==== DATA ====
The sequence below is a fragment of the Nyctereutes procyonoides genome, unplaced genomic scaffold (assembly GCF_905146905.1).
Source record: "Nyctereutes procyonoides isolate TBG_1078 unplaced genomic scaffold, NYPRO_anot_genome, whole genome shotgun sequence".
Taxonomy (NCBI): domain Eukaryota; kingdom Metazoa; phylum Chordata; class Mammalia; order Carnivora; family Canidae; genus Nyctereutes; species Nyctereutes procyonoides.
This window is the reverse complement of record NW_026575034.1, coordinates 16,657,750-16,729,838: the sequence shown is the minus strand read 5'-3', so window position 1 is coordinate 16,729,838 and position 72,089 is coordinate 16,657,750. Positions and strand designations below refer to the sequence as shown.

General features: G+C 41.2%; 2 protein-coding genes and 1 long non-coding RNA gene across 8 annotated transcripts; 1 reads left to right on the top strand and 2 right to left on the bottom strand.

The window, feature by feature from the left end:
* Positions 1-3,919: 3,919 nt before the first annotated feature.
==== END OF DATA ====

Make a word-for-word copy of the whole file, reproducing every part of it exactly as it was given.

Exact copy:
The sequence below is a fragment of the Nyctereutes procyonoides genome, unplaced genomic scaffold (assembly GCF_905146905.1).
Source record: "Nyctereutes procyonoides isolate TBG_1078 unplaced genomic scaffold, NYPRO_anot_genome, whole genome shotgun sequence".
Taxonomy (NCBI): domain Eukaryota; kingdom Metazoa; phylum Chordata; class Mammalia; order Carnivora; family Canidae; genus Nyctereutes; species Nyctereutes procyonoides.
This window is the reverse complement of record NW_026575034.1, coordinates 16,657,750-16,729,838: the sequence shown is the minus strand read 5'-3', so window position 1 is coordinate 16,729,838 and position 72,089 is coordinate 16,657,750. Positions and strand designations below refer to the sequence as shown.

General features: G+C 41.2%; 2 protein-coding genes and 1 long non-coding RNA gene across 8 annotated transcripts; 1 reads left to right on the top strand and 2 right to left on the bottom strand.

The window, feature by feature from the left end:
* Positions 1-3,919: 3,919 nt before the first annotated feature.